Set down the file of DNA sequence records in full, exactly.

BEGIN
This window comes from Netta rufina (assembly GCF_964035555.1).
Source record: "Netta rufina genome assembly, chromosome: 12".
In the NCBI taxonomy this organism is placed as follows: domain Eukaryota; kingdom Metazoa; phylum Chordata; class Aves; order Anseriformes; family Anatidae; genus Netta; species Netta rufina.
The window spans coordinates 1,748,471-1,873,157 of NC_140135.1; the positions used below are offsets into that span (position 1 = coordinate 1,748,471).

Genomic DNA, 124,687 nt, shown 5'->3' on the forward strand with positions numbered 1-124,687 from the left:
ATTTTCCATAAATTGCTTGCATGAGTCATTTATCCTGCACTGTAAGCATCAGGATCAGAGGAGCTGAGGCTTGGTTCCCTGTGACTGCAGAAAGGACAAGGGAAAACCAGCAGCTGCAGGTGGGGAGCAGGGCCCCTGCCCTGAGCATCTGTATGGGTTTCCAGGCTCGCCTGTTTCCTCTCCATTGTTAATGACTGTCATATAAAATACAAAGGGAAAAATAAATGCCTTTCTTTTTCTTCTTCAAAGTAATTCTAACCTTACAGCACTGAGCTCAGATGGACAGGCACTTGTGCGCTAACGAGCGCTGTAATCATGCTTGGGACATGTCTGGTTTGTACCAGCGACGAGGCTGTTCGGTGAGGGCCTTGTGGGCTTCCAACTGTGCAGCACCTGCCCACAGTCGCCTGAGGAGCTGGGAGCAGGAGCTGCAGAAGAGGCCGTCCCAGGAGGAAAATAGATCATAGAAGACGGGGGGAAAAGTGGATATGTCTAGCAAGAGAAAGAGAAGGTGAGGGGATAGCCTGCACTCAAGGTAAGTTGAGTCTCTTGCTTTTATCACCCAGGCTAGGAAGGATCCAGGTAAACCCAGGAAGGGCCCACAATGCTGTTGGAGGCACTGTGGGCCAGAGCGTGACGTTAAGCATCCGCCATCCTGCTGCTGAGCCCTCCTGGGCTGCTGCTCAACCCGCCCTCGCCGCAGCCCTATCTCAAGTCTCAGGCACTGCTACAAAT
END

This window comes from Netta rufina (assembly GCF_964035555.1).
Source record: "Netta rufina genome assembly, chromosome: 12".
In the NCBI taxonomy this organism is placed as follows: domain Eukaryota; kingdom Metazoa; phylum Chordata; class Aves; order Anseriformes; family Anatidae; genus Netta; species Netta rufina.
The window spans coordinates 1,748,471-1,873,157 of NC_140135.1; the positions used below are offsets into that span (position 1 = coordinate 1,748,471).

Genomic DNA, 124,687 nt, shown 5'->3' on the forward strand with positions numbered 1-124,687 from the left:
ATTTTCCATAAATTGCTTGCATGAGTCATTTATCCTGCACTGTAAGCATCAGGATCAGAGGAGCTGAGGCTTGGTTCCCTGTGACTGCAGAAAGGACAAGGGAAAACCAGCAGCTGCAGGTGGGGAGCAGGGCCCCTGCCCTGAGCATCTGTATGGGTTTCCAGGCTCGCCTGTTTCCTCTCCATTGTTAATGACTGTCATATAAAATACAAAGGGAAAAATAAATGCCTTTCTTTTTCTTCTTCAAAGTAATTCTAACCTTACAGCACTGAGCTCAGATGGACAGGCACTTGTGCGCTAACGAGCGCTGTAATCATGCTTGGGACATGTCTGGTTTGTACCAGCGACGAGGCTGTTCGGTGAGGGCCTTGTGGGCTTCCAACTGTGCAGCACCTGCCCACAGTCGCCTGAGGAGCTGGGAGCAGGAGCTGCAGAAGAGGCCGTCCCAGGAGGAAAATAGATCATAGAAGACGGGGGGAAAAGTGGATATGTCTAGCAAGAGAAAGAGAAGGTGAGGGGATAGCCTGCACTCAAGGTAAGTTGAGTCTCTTGCTTTTATCACCCAGGCTAGGAAGGATCCAGGTAAACCCAGGAAGGGCCCACAATGCTGTTGGAGGCACTGTGGGCCAGAGCGTGACGTTAAGCATCCGCCATCCTGCTGCTGAGCCCTCCTGGGCTGCTGCTCAACCCGCCCTCGCCGCAGCCCTATCTCAAGTCTCAGGCACTGCTACAAAT